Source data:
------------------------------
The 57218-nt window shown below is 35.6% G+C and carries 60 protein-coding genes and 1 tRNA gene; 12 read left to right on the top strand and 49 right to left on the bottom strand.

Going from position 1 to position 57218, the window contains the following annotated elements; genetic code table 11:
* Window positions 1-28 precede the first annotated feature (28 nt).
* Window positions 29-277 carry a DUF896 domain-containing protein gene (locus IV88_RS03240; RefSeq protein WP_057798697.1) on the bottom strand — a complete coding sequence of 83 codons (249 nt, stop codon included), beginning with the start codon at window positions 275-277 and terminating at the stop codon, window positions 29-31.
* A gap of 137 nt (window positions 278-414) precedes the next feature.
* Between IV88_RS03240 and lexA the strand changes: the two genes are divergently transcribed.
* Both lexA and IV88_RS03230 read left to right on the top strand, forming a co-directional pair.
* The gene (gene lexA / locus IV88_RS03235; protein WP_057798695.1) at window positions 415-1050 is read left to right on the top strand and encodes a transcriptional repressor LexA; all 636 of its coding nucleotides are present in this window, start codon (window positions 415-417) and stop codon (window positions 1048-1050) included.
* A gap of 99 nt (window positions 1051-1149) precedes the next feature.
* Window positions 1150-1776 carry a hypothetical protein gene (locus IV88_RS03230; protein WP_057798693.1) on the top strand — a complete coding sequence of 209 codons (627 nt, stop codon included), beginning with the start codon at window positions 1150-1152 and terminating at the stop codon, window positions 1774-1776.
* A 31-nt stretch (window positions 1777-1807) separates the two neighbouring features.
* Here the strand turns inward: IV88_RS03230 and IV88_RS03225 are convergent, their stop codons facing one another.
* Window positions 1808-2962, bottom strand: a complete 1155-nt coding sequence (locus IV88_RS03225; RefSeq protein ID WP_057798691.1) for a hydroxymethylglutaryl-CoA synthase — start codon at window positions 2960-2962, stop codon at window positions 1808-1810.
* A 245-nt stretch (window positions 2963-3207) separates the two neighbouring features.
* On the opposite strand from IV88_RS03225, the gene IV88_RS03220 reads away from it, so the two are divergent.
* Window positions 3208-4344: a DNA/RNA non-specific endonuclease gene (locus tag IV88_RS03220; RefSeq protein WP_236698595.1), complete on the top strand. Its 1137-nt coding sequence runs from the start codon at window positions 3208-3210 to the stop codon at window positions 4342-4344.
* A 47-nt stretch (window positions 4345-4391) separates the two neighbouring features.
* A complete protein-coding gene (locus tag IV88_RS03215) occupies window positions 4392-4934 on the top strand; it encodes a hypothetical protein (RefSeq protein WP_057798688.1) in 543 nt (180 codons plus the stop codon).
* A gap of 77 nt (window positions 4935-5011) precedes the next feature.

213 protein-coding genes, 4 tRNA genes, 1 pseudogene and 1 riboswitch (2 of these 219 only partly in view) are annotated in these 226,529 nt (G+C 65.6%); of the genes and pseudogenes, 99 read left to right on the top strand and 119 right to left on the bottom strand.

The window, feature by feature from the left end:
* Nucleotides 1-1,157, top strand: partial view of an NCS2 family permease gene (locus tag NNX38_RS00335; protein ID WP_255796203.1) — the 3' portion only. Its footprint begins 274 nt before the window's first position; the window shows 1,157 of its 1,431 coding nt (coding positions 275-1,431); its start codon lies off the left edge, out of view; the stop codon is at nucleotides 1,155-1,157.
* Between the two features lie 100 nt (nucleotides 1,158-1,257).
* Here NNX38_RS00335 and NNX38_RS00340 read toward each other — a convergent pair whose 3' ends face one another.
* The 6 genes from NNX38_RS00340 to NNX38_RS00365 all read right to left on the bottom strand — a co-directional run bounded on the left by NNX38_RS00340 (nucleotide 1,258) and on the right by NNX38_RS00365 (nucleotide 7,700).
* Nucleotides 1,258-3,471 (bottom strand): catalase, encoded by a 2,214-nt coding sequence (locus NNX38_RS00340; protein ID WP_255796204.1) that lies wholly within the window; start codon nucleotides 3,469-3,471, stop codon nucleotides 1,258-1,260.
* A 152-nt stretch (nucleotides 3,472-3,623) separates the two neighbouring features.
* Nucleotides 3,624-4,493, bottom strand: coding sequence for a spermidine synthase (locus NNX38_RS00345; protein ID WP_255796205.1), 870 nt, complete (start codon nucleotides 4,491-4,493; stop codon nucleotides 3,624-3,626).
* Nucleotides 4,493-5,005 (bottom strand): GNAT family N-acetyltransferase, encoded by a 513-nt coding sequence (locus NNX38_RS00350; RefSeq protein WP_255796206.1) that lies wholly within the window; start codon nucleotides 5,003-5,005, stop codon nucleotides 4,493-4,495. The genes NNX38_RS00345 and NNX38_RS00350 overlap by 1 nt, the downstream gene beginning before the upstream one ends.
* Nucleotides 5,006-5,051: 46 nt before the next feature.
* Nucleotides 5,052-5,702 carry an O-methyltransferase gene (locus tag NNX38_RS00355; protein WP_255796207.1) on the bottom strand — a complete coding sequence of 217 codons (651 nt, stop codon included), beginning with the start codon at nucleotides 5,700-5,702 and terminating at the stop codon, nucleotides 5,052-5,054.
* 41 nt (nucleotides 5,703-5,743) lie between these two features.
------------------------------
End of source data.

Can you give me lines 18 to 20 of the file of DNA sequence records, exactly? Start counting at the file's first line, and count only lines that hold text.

* A complete protein-coding gene (locus tag IV88_RS03215) occupies window positions 4392-4934 on the top strand; it encodes a hypothetical protein (RefSeq protein WP_057798688.1) in 543 nt (180 codons plus the stop codon).
* A gap of 77 nt (window positions 4935-5011) precedes the next feature.

213 protein-coding genes, 4 tRNA genes, 1 pseudogene and 1 riboswitch (2 of these 219 only partly in view) are annotated in these 226,529 nt (G+C 65.6%); of the genes and pseudogenes, 99 read left to right on the top strand and 119 right to left on the bottom strand.